Community celebrates homeless vet’s life with music, food under freeway

On a sunny Saturday afternoon we gathered in an alley under a freeway overpass to celebrate the life of Neil Taylor,a homeless veteran who is remembered for his skill as a pianist and for always taking care of his community, and others who have recently died on our streets.

As we were setting up a woman who lives in a nearby encampment curiously asked me what we were setting up for. I explained that our friend Neil recently died and so we were celebrating his life by having a block party with food, clothes/socks, and other donated items… and that she was welcome to join us.

She responded… “Oh, Neil, the old guy with the walker died? He was such a sweet man. It’s really cool people are here to celebrate his life.”

Soon after we arrived a van pulled into the alley… it was Sunset Piano with a piano in the back of the van. It took a few of us, but we managed to wheel the piano out of the van and down the ramp without breaking it. The acoustics in the alley under the freeway were amazing! Neil would have loved it!

A small car pulled into the alley, with 2 Franciscan friars in their brown habits sitting in the front, and the back packed full to the brim with socks, clothes, hygiene products, tampons & pads (popular items!), blankets… you name it and it seems to be packed into the car. It reminded me of a clown car or Mary Poppins carpet bag… more and more items just kept coming out.

We only had a week to organize this event, but things seemed to work out well. The mood was very positive… great music, tasty food and plenty of socks so folks could stock up.

Throughout the afternoon I kept looking over at the spot where I had visited Neil over the past couple years… the very place he died in his tent on the street. I kept thinking about how this “soirée” would have brought him joy… especially the music.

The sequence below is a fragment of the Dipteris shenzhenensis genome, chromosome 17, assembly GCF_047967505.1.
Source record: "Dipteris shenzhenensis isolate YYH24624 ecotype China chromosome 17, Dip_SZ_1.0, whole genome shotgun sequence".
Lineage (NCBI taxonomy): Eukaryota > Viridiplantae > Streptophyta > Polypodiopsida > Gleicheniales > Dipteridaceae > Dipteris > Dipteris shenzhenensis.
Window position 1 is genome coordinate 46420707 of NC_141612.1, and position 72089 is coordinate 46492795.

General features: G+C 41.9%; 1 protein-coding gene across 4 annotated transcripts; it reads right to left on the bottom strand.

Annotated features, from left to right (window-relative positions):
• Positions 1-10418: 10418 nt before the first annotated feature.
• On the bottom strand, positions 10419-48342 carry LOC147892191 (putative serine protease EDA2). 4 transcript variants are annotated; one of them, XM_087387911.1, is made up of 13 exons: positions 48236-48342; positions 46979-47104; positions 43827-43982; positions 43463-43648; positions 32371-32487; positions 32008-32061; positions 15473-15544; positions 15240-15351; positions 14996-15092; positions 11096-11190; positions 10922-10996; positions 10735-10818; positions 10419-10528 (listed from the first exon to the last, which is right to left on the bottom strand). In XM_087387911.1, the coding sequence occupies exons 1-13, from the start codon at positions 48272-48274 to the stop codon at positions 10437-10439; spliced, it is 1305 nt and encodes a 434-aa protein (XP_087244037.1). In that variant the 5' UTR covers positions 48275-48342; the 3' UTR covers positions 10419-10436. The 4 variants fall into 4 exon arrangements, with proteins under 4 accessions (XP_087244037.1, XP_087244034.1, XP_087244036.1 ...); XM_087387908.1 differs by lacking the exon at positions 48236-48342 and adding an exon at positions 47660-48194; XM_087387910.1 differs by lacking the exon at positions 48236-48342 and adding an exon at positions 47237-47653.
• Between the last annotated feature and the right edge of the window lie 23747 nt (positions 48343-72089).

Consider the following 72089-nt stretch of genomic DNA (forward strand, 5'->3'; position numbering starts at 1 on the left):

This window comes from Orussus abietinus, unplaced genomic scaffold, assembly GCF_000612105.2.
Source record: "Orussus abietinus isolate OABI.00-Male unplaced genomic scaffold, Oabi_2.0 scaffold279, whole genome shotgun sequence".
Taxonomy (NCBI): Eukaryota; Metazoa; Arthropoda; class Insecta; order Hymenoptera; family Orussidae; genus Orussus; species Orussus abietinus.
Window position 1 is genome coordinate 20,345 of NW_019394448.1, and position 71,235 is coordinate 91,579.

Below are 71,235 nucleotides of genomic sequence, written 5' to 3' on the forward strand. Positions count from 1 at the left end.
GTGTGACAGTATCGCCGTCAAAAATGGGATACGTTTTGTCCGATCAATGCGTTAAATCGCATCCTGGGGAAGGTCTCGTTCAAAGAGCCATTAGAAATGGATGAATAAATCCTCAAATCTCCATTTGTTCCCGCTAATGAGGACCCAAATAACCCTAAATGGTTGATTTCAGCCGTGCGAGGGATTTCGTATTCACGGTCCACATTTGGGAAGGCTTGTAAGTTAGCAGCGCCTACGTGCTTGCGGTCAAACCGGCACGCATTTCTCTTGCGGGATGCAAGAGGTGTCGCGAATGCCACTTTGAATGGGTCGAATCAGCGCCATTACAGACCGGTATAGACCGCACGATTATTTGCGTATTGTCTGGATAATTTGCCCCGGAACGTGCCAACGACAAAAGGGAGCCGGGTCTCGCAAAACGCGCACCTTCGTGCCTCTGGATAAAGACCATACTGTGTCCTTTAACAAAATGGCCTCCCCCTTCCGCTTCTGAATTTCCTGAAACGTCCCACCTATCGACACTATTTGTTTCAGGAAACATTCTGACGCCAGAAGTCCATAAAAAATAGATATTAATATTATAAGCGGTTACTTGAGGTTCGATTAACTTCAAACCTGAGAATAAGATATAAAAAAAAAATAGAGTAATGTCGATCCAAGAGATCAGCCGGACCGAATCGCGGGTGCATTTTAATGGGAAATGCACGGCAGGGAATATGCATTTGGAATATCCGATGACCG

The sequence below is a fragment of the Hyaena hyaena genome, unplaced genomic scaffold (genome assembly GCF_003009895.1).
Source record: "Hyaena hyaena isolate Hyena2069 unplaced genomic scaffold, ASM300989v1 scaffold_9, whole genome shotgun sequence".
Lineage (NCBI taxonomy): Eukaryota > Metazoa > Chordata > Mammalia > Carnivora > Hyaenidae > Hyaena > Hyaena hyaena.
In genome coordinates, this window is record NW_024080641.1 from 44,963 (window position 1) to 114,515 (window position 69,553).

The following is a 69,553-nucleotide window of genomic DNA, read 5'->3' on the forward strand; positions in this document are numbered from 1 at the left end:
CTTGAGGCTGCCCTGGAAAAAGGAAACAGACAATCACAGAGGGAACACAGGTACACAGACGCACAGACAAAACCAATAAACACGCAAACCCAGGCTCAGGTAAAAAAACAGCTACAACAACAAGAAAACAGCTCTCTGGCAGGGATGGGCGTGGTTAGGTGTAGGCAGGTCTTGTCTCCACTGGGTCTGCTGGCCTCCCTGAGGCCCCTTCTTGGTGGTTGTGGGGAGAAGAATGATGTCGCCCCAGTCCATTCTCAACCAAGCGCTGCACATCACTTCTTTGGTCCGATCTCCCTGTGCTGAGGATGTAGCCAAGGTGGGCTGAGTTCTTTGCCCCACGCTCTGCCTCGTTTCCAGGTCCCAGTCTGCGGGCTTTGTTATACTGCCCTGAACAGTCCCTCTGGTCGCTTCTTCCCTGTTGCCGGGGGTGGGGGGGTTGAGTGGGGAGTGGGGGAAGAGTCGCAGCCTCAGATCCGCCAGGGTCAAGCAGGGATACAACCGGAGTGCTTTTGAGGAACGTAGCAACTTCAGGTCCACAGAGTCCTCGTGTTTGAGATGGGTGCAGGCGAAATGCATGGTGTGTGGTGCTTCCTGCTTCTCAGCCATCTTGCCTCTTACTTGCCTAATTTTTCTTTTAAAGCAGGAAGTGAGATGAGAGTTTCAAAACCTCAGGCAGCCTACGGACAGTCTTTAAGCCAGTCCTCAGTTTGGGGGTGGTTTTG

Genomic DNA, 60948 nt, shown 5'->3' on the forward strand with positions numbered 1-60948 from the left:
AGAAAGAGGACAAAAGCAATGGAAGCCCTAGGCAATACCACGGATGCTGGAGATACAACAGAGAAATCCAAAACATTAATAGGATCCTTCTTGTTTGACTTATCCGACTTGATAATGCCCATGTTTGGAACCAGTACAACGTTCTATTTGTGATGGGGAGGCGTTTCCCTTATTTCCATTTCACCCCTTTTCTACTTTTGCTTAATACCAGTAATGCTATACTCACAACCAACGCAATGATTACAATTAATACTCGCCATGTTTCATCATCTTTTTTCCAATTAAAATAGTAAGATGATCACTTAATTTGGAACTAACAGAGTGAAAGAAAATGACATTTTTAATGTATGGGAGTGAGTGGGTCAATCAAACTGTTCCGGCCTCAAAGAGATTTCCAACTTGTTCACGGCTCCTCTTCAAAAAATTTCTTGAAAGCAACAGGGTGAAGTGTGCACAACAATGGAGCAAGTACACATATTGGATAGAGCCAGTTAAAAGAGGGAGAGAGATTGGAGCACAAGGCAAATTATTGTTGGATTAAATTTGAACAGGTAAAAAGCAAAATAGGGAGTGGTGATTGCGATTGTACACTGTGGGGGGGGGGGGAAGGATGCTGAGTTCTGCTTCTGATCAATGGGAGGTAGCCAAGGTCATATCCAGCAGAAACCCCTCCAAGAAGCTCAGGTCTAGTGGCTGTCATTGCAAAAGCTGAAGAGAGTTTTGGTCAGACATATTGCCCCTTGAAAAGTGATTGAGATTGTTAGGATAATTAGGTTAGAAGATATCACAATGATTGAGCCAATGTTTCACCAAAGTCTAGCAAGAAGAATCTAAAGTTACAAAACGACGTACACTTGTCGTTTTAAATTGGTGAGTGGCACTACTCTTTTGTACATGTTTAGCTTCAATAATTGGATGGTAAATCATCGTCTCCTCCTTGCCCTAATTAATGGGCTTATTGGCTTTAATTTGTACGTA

Remembering Neil Taylor

I received word yesterday that Neil died… and I got confirmation this morning when I called the medical examiner.

Neil died on April 1st, which I think, with his humor, he would have found very amusing. His body was found in the same location where his tent and walker were destroyed last year during a sweep when he was in the emergency room. We went out looking for him yesterday with one of the attorneys to let him know he won his claim and could receive restitution. It was too late.

Neil was one of the people I became close with over the last couple years… his talent, charm and naughty sense of humor won me over immediately! Initially Bevan Dufty had asked me to go chat with him. Neil didn’t trust folks from the government, but Bevan knew I would be well received… and I was. He also really loved Sugar Magnolia Edwards and Maraea Master because they are amazing outreach workers and women!

Neil was a great storyteller and every time we spoke he always taught me about some bizarre historical event I wasn’t aware of. I was also given the privilege of hearing about his life adventures/story. His wife was his world and he always spoke about how much he loved her and how she’s the only one who could put up with him. She died a few years ago and it broke his heart… and he ended up losing his housing and becoming homeless. He was a Veteran and a brilliant pianist!

There were many nights Neil would be in his tent and give me a call… just to chat. He always made me laugh!!